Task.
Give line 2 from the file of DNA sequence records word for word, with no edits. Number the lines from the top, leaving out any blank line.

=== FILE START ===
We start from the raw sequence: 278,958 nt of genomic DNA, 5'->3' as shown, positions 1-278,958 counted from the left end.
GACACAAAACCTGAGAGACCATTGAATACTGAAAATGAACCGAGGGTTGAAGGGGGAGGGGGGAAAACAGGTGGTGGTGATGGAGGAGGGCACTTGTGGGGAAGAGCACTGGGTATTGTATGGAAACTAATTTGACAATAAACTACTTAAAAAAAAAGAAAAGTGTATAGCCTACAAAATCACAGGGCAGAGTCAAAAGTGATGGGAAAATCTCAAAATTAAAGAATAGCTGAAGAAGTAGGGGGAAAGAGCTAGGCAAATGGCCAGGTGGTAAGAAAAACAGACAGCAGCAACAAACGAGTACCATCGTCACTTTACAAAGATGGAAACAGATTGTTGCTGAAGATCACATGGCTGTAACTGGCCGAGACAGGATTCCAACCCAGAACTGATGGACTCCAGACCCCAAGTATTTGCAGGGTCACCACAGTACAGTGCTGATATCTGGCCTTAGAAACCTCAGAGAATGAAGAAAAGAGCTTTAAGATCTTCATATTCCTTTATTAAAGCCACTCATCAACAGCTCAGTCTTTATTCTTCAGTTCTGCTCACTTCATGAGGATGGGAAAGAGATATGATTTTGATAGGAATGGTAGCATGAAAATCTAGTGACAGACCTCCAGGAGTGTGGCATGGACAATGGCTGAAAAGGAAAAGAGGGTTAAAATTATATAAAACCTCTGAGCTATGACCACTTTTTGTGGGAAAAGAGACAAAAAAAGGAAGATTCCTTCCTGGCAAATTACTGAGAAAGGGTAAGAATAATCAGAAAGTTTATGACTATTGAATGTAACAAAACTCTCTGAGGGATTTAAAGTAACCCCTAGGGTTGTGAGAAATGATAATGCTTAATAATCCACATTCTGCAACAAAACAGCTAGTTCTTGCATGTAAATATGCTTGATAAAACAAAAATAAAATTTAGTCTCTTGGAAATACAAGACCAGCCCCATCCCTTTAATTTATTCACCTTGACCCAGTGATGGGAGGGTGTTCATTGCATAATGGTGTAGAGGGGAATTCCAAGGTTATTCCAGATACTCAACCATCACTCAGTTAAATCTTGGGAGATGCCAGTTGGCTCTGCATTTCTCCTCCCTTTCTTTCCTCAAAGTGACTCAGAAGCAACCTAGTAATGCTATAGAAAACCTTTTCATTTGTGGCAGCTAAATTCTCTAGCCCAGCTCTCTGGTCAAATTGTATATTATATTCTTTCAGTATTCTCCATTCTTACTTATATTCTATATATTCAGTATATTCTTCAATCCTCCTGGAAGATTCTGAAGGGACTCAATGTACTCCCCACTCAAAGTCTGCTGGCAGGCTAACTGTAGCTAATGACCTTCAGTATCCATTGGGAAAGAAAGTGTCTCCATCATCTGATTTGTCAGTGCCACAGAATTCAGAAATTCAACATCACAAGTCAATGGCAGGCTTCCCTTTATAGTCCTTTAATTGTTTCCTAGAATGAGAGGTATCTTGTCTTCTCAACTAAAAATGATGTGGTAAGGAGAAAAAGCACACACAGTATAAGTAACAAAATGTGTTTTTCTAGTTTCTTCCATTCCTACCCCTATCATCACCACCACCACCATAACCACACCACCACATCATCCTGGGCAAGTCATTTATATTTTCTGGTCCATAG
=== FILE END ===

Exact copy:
GACACAAAACCTGAGAGACCATTGAATACTGAAAATGAACCGAGGGTTGAAGGGGGAGGGGGGAAAACAGGTGGTGGTGATGGAGGAGGGCACTTGTGGGGAAGAGCACTGGGTATTGTATGGAAACTAATTTGACAATAAACTACTTAAAAAAAAAGAAAAGTGTATAGCCTACAAAATCACAGGGCAGAGTCAAAAGTGATGGGAAAATCTCAAAATTAAAGAATAGCTGAAGAAGTAGGGGGAAAGAGCTAGGCAAATGGCCAGGTGGTAAGAAAAACAGACAGCAGCAACAAACGAGTACCATCGTCACTTTACAAAGATGGAAACAGATTGTTGCTGAAGATCACATGGCTGTAACTGGCCGAGACAGGATTCCAACCCAGAACTGATGGACTCCAGACCCCAAGTATTTGCAGGGTCACCACAGTACAGTGCTGATATCTGGCCTTAGAAACCTCAGAGAATGAAGAAAAGAGCTTTAAGATCTTCATATTCCTTTATTAAAGCCACTCATCAACAGCTCAGTCTTTATTCTTCAGTTCTGCTCACTTCATGAGGATGGGAAAGAGATATGATTTTGATAGGAATGGTAGCATGAAAATCTAGTGACAGACCTCCAGGAGTGTGGCATGGACAATGGCTGAAAAGGAAAAGAGGGTTAAAATTATATAAAACCTCTGAGCTATGACCACTTTTTGTGGGAAAAGAGACAAAAAAAGGAAGATTCCTTCCTGGCAAATTACTGAGAAAGGGTAAGAATAATCAGAAAGTTTATGACTATTGAATGTAACAAAACTCTCTGAGGGATTTAAAGTAACCCCTAGGGTTGTGAGAAATGATAATGCTTAATAATCCACATTCTGCAACAAAACAGCTAGTTCTTGCATGTAAATATGCTTGATAAAACAAAAATAAAATTTAGTCTCTTGGAAATACAAGACCAGCCCCATCCCTTTAATTTATTCACCTTGACCCAGTGATGGGAGGGTGTTCATTGCATAATGGTGTAGAGGGGAATTCCAAGGTTATTCCAGATACTCAACCATCACTCAGTTAAATCTTGGGAGATGCCAGTTGGCTCTGCATTTCTCCTCCCTTTCTTTCCTCAAAGTGACTCAGAAGCAACCTAGTAATGCTATAGAAAACCTTTTCATTTGTGGCAGCTAAATTCTCTAGCCCAGCTCTCTGGTCAAATTGTATATTATATTCTTTCAGTATTCTCCATTCTTACTTATATTCTATATATTCAGTATATTCTTCAATCCTCCTGGAAGATTCTGAAGGGACTCAATGTACTCCCCACTCAAAGTCTGCTGGCAGGCTAACTGTAGCTAATGACCTTCAGTATCCATTGGGAAAGAAAGTGTCTCCATCATCTGATTTGTCAGTGCCACAGAATTCAGAAATTCAACATCACAAGTCAATGGCAGGCTTCCCTTTATAGTCCTTTAATTGTTTCCTAGAATGAGAGGTATCTTGTCTTCTCAACTAAAAATGATGTGGTAAGGAGAAAAAGCACACACAGTATAAGTAACAAAATGTGTTTTTCTAGTTTCTTCCATTCCTACCCCTATCATCACCACCACCACCATAACCACACCACCACATCATCCTGGGCAAGTCATTTATATTTTCTGGTCCATAG